Corsicana update: $145M in debt, slump in business led to Chapter 11 bankruptcy

Declaration spells out key financial challenges that have hurt the mattress manufacturer

DALLAS — The burden of more than $145 million in funded debt combined with a slump in overall business are among the factors that led to Corsicana Mattress Company’s bankruptcy filing on Saturday.

Those were among the key conclusions in a declaration from company Chief Restructuring Officer Michael Juniper filed in the Bankruptcy Court for the Northern District of Texas on Saturday June 25.

Juniper described the company’s capital structure as unsustainable in light of Corsicana’s decline in operating performance. He noted that the decline was caused by a combination of factors including industry-wide challenges, underperforming strategic initiatives and unsatisfactory business performance.

“The debtors’ financial performance has been negatively affected by an ongoing slump in the mattress industry, reduced consumer spending and increased production costs,” the filing stated. “The debtors have also faced internal obstacles and company-specific business challenges. Internal logistics obstacles and the debtors’ overall capital structure have resulted in decreased productivity and revenues.”

This is a view of Corsicana’s showroom at the Las Vegas Market, where the NightsBridge and Renue lines are seen on display.

The filing went on to say that the company continues to experience sales that are “below historical levels, resulting in further liquidity pressures. The debtors’ revenue and profitability remain insufficient to support its debt service, working capital and capital expenditures requirements.”

Founded in 1971, Corsicana was acquired in 2016 by private equity firm Long Point Capital. The bedding maker has a number of brands from promotional and lower middle price points to upper-end lines, starting with its American Bedding brand to its higher priced NightsBridge and JBeckon lines.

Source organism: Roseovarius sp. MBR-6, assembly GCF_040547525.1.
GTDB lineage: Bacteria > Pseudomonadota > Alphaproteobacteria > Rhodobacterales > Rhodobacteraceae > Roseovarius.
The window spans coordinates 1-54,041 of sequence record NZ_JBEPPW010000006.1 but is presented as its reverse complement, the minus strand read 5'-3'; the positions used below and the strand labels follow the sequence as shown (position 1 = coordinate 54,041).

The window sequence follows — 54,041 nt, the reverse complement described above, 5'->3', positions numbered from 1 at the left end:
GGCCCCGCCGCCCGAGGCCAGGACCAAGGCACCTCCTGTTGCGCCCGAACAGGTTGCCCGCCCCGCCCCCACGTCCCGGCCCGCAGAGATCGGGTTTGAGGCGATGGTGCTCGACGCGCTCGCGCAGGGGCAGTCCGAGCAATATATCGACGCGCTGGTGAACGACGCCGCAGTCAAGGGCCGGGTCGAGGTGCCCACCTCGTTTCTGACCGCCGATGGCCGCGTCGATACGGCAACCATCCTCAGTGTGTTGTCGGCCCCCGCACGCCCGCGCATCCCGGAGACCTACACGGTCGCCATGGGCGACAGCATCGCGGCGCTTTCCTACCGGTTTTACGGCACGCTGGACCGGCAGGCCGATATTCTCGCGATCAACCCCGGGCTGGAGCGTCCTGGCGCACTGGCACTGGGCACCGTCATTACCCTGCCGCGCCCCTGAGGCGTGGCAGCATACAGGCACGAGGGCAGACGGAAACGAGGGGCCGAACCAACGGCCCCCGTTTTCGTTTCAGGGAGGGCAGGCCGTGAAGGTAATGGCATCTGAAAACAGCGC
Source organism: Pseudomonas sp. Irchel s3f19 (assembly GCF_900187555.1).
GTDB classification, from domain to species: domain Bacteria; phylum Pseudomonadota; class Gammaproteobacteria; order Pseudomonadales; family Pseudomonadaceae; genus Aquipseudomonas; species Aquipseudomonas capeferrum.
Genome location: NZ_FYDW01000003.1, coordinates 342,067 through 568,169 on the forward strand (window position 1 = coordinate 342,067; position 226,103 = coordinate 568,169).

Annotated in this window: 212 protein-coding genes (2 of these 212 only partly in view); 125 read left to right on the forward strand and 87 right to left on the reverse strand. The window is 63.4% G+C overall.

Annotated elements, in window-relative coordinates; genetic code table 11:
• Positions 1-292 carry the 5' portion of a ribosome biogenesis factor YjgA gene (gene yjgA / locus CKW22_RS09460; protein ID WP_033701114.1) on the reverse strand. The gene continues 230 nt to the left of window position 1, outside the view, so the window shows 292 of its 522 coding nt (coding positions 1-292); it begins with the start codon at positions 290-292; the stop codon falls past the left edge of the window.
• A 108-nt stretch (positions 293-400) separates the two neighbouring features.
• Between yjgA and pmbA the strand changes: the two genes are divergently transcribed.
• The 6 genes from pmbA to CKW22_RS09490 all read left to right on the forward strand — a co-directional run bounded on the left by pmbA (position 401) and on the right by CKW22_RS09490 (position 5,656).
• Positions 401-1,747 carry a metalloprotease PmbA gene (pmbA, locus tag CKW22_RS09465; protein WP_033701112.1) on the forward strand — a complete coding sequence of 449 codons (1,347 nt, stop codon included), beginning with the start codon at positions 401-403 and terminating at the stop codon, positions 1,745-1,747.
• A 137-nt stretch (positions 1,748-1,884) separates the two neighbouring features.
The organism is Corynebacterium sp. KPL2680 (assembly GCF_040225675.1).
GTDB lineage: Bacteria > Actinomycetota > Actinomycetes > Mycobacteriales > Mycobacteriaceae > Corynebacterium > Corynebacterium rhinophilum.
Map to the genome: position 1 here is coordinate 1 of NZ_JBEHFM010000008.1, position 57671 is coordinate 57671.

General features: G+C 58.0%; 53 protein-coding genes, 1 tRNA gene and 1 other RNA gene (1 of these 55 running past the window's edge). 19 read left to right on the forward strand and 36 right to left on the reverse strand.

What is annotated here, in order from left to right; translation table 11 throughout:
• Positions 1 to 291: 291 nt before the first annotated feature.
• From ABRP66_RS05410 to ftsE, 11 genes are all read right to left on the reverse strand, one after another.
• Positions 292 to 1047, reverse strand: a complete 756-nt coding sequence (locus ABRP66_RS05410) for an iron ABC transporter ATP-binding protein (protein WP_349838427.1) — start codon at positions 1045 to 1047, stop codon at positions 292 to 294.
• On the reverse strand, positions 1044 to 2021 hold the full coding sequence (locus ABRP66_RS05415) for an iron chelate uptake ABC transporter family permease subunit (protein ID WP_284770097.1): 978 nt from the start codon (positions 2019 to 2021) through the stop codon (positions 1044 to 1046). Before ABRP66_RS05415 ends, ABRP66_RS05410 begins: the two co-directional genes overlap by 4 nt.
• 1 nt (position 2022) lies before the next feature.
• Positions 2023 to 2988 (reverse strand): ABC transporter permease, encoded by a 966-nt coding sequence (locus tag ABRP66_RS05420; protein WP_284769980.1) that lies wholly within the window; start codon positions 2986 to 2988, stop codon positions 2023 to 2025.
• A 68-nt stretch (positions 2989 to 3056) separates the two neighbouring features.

Other brands include Renue, Early Bird, Luuf, SleepInc., Sleep Fresh and Symbol. Their products include a mix of innerspring, memory foam and hybrid mattress models and a mattress-in-a-box program.

The company currently has more than 2,400 customers and sells through 13 sales channels including specialty bedding stores, furniture retailers, rent-to-own stores, department stores, wholesale distributors, various consumer goods retailers and e-Commerce platforms

The debtors in the filing include Corsicana Mattress and its direct and indirect subsidiaries, which are as follows: Thetford Leasing LLC; Olive Branch Building, LLC: Eastern Sleep Products Company; Englander-Symbol Mattress of Mississippi, LLC; Hylton House Furniture, Inc.; Luuf, LLC; Symbol Mattress of Florida, Inc.; Symbol Mattress of Pennsylvania, Inc; Symbol Mattress of Wisconsin, Inc.; Symbol Mattress Transportation, Inc. and Master Craft Sleep Products, Inc.

In the declaration, Juniper said that the company has undertaken “arduous efforts to improve sales and profits.” This includes revamping its product offerings to reduce costs and meet its current customer demands. In addition, he noted, the company has reduced and continues to reduce product costs by further simplifying its SKUs. To further cut costs, he noted, the company also has used more economical raw materials.

Juniper added that Corsicana also has reduced overhead expenses by closing a facility in Indiana and that the company is planning to close a facility in Virginia.

The company also operates manufacturing facilities in Texas, Arizona, Connecticut, Florida, North Carolina, Tennessee, Washington and Wisconsin.

“Despite these efforts, Corsicana’s financial performance continued to decline, and the company was left with outsized operating costs and a liquidity shortage,” he said in the filing. “In sum, the overleveraged capital structure combined with general industry volume decline have made it increasingly difficult to both invest in necessary capital expenditures and marketing in order to grow the business while also servicing the current debt load and maintaining the necessary working capital to operate the business unencumbered.”

As of May 30, unaudited balance sheets cited in the filing said the company had total assets of about $151 million and total liabilities of about $260 million. It owes about $45 million to its general unsecured creditors.

The company hired restructuring advisors earlier this year to help evaluate its strategic options. This included finding a buyer that could provide the business needed capital to achieve the management team’s turnaround strategies.